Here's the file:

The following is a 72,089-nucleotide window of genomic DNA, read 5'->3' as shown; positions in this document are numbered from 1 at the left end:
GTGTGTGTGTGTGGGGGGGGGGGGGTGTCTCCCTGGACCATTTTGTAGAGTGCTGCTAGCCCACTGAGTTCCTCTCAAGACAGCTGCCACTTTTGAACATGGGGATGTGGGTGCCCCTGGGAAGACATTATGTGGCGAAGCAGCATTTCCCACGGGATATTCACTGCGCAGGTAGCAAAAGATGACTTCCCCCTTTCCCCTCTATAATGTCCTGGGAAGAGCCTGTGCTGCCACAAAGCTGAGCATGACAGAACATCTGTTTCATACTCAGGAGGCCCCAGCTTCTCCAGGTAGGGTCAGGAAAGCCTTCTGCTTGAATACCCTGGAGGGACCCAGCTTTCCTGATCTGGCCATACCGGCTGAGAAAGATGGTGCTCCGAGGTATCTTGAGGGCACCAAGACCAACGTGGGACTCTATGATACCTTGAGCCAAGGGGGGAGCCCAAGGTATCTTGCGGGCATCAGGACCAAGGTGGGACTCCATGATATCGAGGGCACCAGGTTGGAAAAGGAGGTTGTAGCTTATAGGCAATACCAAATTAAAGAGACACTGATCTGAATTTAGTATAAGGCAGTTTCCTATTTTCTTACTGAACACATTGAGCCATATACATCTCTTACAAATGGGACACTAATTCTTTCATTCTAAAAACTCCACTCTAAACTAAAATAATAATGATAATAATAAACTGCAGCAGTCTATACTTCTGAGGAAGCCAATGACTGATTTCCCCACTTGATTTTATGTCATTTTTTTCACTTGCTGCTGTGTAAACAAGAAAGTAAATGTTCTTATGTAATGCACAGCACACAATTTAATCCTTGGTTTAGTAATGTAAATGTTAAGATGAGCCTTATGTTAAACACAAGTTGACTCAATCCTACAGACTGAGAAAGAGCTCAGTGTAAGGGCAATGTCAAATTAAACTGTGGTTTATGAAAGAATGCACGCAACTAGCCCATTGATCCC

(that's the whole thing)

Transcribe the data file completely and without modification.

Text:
The following is a 72,089-nucleotide window of genomic DNA, read 5'->3' as shown; positions in this document are numbered from 1 at the left end:
GTGTGTGTGTGTGGGGGGGGGGGGGTGTCTCCCTGGACCATTTTGTAGAGTGCTGCTAGCCCACTGAGTTCCTCTCAAGACAGCTGCCACTTTTGAACATGGGGATGTGGGTGCCCCTGGGAAGACATTATGTGGCGAAGCAGCATTTCCCACGGGATATTCACTGCGCAGGTAGCAAAAGATGACTTCCCCCTTTCCCCTCTATAATGTCCTGGGAAGAGCCTGTGCTGCCACAAAGCTGAGCATGACAGAACATCTGTTTCATACTCAGGAGGCCCCAGCTTCTCCAGGTAGGGTCAGGAAAGCCTTCTGCTTGAATACCCTGGAGGGACCCAGCTTTCCTGATCTGGCCATACCGGCTGAGAAAGATGGTGCTCCGAGGTATCTTGAGGGCACCAAGACCAACGTGGGACTCTATGATACCTTGAGCCAAGGGGGGAGCCCAAGGTATCTTGCGGGCATCAGGACCAAGGTGGGACTCCATGATATCGAGGGCACCAGGTTGGAAAAGGAGGTTGTAGCTTATAGGCAATACCAAATTAAAGAGACACTGATCTGAATTTAGTATAAGGCAGTTTCCTATTTTCTTACTGAACACATTGAGCCATATACATCTCTTACAAATGGGACACTAATTCTTTCATTCTAAAAACTCCACTCTAAACTAAAATAATAATGATAATAATAAACTGCAGCAGTCTATACTTCTGAGGAAGCCAATGACTGATTTCCCCACTTGATTTTATGTCATTTTTTTCACTTGCTGCTGTGTAAACAAGAAAGTAAATGTTCTTATGTAATGCACAGCACACAATTTAATCCTTGGTTTAGTAATGTAAATGTTAAGATGAGCCTTATGTTAAACACAAGTTGACTCAATCCTACAGACTGAGAAAGAGCTCAGTGTAAGGGCAATGTCAAATTAAACTGTGGTTTATGAAAGAATGCACGCAACTAGCCCATTGATCCC